Now, Charlotte Knobloch refused to partake in the German Federal Parliament’s session on Holocaust Remembrance Day. She’d disapproved of the survivors being placed in the visitors’ ranks and felt they hadn’t been given due respect. The news bits concerning this included confusing pieces of information, but as far as I could see, the parliament’s protocol does not admit non-members of parliament or the government as speakers, so it had just never been a matter of consideration. Anyhow, Knobloch and the chair of parliament have since been communicating and from what I hear, they reconciled.

Also, there’s been some criticism of the Pope’s recent choice of a conservative bishop for the Austrian diocesis of Linz. Wagner, the bishop to be, had made a few controversial statements in the past that – I’d have to feign surprise here – are pretty much in line with what you get to read by many Orthodox rabbis on the respective subjects. Cheap polemics is not in place here unless one cares to debate those issues with Orthodox Judaism as well.

Now, for my opinion: I can understand why Benedict XVI may have revoked those priests’ excommunication. It’s an inner-ecclesiastical matter that goes in line with his faith. I do see the insensitivity of the decision. I do, however, also see that many journalists, pseudo-journalists and wannabe-social analysts sprang to the occasion and declared their views without even trying to understand what was going on, shifting the focus onto a different issue. Rightfully, there was criticism of the Vatican’s decision based on spotlighting that issue. Still, it was not the Vatican’s motivation to rehabilitate a Holocaust denier. To claim so is not just an incorrect piece of information; it’s downright dishonest. Criticism is in place. Dishonesty is not. What this whole issue has also shown me is that Judaism urgently needs scholars again educated in other religions that do find a public platform without getting accused of being closet heretics or potential proselytizers. We used to have those scholars in Sholem Ben-Chorin and Pinchas Lapide. A lot of misunderstandings can be avoided through mutual understanding. Understanding does not inevitably mean agreement.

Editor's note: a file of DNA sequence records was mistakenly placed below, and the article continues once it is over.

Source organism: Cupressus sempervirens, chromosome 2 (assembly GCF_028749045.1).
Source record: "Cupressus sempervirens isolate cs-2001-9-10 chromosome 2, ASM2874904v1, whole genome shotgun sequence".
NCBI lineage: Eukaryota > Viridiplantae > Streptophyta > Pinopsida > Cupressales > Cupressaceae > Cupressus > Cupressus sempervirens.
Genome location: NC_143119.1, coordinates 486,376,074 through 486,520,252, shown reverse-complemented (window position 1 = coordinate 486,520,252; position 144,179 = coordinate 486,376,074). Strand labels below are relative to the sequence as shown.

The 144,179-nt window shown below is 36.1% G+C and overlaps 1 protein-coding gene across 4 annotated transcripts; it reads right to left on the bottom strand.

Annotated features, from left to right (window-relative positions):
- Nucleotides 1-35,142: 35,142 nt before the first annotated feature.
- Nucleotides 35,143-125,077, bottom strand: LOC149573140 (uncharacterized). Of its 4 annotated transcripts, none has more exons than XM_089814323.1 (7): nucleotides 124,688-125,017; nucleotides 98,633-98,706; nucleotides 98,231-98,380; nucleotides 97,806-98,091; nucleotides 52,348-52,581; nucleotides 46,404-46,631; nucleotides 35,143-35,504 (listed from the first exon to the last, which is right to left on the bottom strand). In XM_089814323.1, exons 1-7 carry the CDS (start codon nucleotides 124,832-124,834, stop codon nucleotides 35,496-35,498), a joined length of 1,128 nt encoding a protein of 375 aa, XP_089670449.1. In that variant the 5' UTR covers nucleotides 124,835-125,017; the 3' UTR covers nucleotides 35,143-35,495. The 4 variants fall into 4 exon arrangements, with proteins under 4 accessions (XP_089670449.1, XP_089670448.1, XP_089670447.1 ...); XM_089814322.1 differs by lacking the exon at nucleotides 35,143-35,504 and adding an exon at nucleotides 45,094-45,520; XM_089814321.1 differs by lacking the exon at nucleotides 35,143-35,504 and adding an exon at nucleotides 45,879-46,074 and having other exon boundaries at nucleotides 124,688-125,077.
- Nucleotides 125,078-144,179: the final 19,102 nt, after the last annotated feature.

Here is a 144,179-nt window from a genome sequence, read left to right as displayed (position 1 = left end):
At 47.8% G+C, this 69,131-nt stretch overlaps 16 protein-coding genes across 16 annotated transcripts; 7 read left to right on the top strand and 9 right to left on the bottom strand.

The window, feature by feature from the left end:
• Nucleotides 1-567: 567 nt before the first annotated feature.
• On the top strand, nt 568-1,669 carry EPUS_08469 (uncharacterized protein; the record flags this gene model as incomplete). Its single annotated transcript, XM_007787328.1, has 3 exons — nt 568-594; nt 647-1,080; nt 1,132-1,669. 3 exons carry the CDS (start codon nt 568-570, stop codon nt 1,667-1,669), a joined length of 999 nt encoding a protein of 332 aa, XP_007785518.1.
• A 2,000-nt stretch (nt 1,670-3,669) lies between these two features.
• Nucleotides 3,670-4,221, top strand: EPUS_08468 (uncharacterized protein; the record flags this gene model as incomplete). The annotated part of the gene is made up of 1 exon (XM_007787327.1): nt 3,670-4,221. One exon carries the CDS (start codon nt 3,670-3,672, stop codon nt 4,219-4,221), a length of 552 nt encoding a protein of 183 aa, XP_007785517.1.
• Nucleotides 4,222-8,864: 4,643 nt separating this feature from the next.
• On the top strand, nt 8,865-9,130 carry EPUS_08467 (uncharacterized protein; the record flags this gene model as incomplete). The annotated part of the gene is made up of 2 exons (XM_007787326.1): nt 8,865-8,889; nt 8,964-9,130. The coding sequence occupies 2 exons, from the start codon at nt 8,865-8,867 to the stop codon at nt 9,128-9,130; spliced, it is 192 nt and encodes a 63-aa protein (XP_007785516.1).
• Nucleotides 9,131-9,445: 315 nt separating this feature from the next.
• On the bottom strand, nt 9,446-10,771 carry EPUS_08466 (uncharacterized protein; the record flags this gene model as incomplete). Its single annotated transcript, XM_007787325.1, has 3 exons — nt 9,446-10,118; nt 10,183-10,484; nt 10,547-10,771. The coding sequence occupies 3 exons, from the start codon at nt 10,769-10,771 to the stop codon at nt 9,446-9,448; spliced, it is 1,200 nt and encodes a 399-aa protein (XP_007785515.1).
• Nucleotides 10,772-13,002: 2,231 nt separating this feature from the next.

The Vatican’s insensitivity has definitely been a great source of embarrassment, but so has been the lack of knowledge that became apparent in many opinion pieces on the matter.

Judaism and Catholicism (rather: mainstream Christianity in general) share a lot of values and norms that define our Western societies to a large extent. We both are facing changes in society’s norms and values, and we’d be better off facing them together. Not as an undistinguishable mishmash, but each in their own right and identity, but with open dialogue and serious attempts at mutual understanding. This will not inevitably lead to mixed dancing.

Now, that we’ve both greatly embarrassed ourselves, can we go and get drunk together? I promise not to ask Benedict for a dance.

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  • … to say nothing of the continued implosion of AGWT (Anthropocentic Global Warming Theory).

    This just in: